The global fight against climate change, coupled with the recent energy crisis which followed the Russian invasion of Ukraine, have increased the use of renewable energy sources. In particular, over the past years, geothermal energy has been rediscovered as a clean and reliable source of heat and electricity.
According to the Global geothermal market and technology assessment published by the International Renewable Energy Agency (IRENA), the growth in the use of geothermal energy worldwide has been driven by multiple factors. First, energy demand is increasing as a result of economic growth. At the same time, to counteract climate change and to move towards a green economy, there is a global effort to transition to renewable energy sources. Finally, the demand for sustainable heat is also increasing, leading to a growing trend towards the use of geothermal resources for heating and cooling applications where technically and economically feasible.
So far, geothermal energy in electricity generation has grown at a modest rate of around 3.5 per cent annually, reaching a total installed capacity of approximately 15.96 gigawatts electric (GWe ) in 2021. As a result, geothermal still accounts for a mere 0.5 per cent of renewables-based installed capacity for electricity generation and heating and cooling, globally.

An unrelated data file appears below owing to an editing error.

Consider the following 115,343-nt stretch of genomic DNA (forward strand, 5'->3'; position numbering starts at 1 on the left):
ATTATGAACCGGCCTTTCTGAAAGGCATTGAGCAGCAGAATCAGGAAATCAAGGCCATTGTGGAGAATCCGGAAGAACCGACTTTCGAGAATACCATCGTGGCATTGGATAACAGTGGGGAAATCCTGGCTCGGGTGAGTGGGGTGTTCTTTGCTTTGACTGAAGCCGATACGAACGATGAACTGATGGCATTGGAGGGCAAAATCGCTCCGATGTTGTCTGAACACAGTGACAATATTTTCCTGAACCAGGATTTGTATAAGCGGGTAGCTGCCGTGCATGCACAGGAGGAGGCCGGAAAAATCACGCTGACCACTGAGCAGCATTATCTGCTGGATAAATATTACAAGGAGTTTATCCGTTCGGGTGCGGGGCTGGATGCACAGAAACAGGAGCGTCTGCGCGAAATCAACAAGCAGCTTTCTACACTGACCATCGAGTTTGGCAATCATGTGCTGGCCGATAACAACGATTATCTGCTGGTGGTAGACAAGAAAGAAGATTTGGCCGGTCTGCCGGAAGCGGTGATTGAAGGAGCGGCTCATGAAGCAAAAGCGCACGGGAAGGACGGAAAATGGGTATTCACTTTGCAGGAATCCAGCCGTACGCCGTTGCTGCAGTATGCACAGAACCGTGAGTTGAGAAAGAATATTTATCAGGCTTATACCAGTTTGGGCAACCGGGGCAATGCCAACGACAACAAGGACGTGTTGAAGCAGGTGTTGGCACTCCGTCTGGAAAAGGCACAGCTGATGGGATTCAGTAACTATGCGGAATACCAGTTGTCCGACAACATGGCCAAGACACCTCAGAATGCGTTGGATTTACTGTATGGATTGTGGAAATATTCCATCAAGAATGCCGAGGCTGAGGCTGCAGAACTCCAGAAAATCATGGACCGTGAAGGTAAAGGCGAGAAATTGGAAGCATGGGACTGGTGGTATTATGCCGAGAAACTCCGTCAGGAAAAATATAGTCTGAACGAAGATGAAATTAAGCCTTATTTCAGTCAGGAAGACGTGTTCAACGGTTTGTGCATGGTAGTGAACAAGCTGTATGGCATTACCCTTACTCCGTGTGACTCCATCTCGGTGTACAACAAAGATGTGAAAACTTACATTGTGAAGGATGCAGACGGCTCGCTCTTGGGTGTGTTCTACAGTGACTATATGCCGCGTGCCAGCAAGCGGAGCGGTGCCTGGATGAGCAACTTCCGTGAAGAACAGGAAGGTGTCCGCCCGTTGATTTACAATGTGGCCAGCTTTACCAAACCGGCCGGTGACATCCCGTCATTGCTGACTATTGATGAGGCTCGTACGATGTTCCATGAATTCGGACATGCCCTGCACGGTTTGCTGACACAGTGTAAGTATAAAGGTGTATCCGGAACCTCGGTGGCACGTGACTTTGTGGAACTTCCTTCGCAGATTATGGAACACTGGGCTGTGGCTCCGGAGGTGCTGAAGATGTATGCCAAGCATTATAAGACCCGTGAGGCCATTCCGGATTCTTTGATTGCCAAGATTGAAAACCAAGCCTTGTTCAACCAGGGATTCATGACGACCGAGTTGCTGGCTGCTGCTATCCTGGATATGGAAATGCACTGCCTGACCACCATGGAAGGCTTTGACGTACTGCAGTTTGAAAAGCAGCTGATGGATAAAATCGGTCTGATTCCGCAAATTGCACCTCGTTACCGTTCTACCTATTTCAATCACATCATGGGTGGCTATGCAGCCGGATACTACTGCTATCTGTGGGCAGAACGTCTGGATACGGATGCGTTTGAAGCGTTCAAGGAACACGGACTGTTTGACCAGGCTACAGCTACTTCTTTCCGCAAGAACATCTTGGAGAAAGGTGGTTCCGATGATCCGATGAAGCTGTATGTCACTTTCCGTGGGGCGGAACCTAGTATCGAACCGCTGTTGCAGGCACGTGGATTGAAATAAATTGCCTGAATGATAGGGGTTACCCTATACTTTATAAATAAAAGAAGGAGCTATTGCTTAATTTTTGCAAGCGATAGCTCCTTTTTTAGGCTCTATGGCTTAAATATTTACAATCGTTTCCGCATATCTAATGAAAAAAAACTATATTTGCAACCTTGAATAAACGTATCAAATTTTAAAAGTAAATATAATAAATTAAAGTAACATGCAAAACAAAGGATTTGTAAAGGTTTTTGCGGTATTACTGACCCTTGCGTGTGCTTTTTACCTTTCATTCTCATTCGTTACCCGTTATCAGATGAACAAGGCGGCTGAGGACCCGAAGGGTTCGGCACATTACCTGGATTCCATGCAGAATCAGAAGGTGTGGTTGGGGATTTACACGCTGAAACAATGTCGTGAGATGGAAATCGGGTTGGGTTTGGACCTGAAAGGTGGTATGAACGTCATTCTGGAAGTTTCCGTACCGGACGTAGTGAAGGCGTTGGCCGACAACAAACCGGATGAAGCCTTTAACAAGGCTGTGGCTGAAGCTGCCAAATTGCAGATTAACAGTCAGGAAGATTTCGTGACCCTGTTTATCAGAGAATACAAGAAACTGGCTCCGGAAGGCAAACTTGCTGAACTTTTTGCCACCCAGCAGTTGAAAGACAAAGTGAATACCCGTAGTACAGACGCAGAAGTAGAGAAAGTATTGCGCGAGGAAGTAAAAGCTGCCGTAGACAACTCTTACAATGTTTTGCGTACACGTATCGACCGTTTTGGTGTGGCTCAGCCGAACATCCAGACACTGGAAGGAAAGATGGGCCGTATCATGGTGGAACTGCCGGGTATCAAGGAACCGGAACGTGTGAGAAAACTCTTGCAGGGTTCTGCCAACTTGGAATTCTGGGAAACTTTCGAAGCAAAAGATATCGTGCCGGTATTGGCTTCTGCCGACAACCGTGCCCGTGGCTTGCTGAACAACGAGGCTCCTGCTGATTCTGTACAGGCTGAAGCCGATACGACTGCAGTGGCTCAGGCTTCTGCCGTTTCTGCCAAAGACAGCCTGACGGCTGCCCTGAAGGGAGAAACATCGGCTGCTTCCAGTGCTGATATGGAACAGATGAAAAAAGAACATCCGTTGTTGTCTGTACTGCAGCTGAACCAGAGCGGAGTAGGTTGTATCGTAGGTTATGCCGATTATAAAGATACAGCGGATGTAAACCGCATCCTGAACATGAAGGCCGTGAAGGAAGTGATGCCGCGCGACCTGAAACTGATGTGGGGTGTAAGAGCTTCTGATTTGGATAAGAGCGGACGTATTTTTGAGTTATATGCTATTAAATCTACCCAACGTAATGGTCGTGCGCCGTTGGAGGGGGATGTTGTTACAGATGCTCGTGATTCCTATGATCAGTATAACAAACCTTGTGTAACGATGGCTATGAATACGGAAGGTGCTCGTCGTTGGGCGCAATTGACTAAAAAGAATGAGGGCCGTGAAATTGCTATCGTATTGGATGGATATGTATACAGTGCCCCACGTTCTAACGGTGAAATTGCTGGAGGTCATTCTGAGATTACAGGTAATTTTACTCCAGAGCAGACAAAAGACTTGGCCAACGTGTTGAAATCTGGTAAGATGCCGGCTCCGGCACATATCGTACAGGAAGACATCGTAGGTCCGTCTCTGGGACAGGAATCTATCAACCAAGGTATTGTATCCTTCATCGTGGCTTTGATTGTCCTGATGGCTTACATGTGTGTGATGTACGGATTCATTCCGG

Despite all its advantages (like the fact that it can provide both electricity and heat, as well as value-added mineral extraction; it provides reliable generation with high plant efficiency, low greenhouse gas emissions and a small ecological footprint; and has low operating costs), geothermal energy development faces challenges that have limited its development, even in regions endowed with easily accessible resources. In fact, geothermal projects have longer project development timelines compared to other renewables, require higher upfront capital expenditures and face high risk during the early phases of exploration. Other challenges identified by IRENA are related to financing, policy and regulatory frameworks, institutional and technical expertise and technological advancement.
However, there are also many opportunities to overcome these challenges to market growth. Examples include expanding and interconnecting regional electricity grids to export geothermal electricity from countries with high potential; leveraging oil and gas expertise and technology to scale up geothermal development; recovering minerals from geothermal brines; increasing synergies with green hydrogen production; improving the efficiency of electricity production from medium-temperature geothermal resources and so on.
IRENA is recommending to promote a widespread development and use of all available sources of geothermal energy; positioning geothermal energy as a key contributor to the achievement of sustainable development goals and climate action; improving enabling frameworks to foster investments in geothermal energy; fostering cross-industry synergies and harmonisation between geothermal and other sectors; promoting technological innovation, research and development to scale up geothermal development; and strengthening international, regional and national co-operation among partners.